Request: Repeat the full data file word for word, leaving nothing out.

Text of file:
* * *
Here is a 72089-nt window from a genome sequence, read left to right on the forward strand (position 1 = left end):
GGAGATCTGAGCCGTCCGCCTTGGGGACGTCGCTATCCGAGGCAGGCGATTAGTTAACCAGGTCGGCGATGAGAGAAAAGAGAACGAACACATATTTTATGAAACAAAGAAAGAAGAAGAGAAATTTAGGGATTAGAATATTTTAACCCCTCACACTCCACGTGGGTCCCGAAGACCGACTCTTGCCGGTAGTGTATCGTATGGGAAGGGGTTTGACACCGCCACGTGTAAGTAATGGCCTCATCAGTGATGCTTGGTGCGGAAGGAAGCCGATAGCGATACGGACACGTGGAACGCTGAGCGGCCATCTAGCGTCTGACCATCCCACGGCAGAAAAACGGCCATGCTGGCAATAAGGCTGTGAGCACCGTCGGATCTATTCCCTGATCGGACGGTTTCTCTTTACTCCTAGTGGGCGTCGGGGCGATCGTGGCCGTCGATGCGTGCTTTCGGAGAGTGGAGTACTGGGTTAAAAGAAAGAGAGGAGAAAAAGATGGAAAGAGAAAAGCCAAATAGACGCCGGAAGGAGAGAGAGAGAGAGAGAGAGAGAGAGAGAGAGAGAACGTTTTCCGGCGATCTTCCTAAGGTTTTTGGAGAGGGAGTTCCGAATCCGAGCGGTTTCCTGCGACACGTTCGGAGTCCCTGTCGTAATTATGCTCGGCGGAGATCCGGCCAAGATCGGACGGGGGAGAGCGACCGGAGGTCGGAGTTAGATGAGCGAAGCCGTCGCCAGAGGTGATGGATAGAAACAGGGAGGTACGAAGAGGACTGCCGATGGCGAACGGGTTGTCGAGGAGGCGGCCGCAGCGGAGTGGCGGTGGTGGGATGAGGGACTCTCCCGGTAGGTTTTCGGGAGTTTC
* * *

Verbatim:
Here is a 72089-nt window from a genome sequence, read left to right on the forward strand (position 1 = left end):
GGAGATCTGAGCCGTCCGCCTTGGGGACGTCGCTATCCGAGGCAGGCGATTAGTTAACCAGGTCGGCGATGAGAGAAAAGAGAACGAACACATATTTTATGAAACAAAGAAAGAAGAAGAGAAATTTAGGGATTAGAATATTTTAACCCCTCACACTCCACGTGGGTCCCGAAGACCGACTCTTGCCGGTAGTGTATCGTATGGGAAGGGGTTTGACACCGCCACGTGTAAGTAATGGCCTCATCAGTGATGCTTGGTGCGGAAGGAAGCCGATAGCGATACGGACACGTGGAACGCTGAGCGGCCATCTAGCGTCTGACCATCCCACGGCAGAAAAACGGCCATGCTGGCAATAAGGCTGTGAGCACCGTCGGATCTATTCCCTGATCGGACGGTTTCTCTTTACTCCTAGTGGGCGTCGGGGCGATCGTGGCCGTCGATGCGTGCTTTCGGAGAGTGGAGTACTGGGTTAAAAGAAAGAGAGGAGAAAAAGATGGAAAGAGAAAAGCCAAATAGACGCCGGAAGGAGAGAGAGAGAGAGAGAGAGAGAGAGAGAGAGAGAACGTTTTCCGGCGATCTTCCTAAGGTTTTTGGAGAGGGAGTTCCGAATCCGAGCGGTTTCCTGCGACACGTTCGGAGTCCCTGTCGTAATTATGCTCGGCGGAGATCCGGCCAAGATCGGACGGGGGAGAGCGACCGGAGGTCGGAGTTAGATGAGCGAAGCCGTCGCCAGAGGTGATGGATAGAAACAGGGAGGTACGAAGAGGACTGCCGATGGCGAACGGGTTGTCGAGGAGGCGGCCGCAGCGGAGTGGCGGTGGTGGGATGAGGGACTCTCCCGGTAGGTTTTCGGGAGTTTC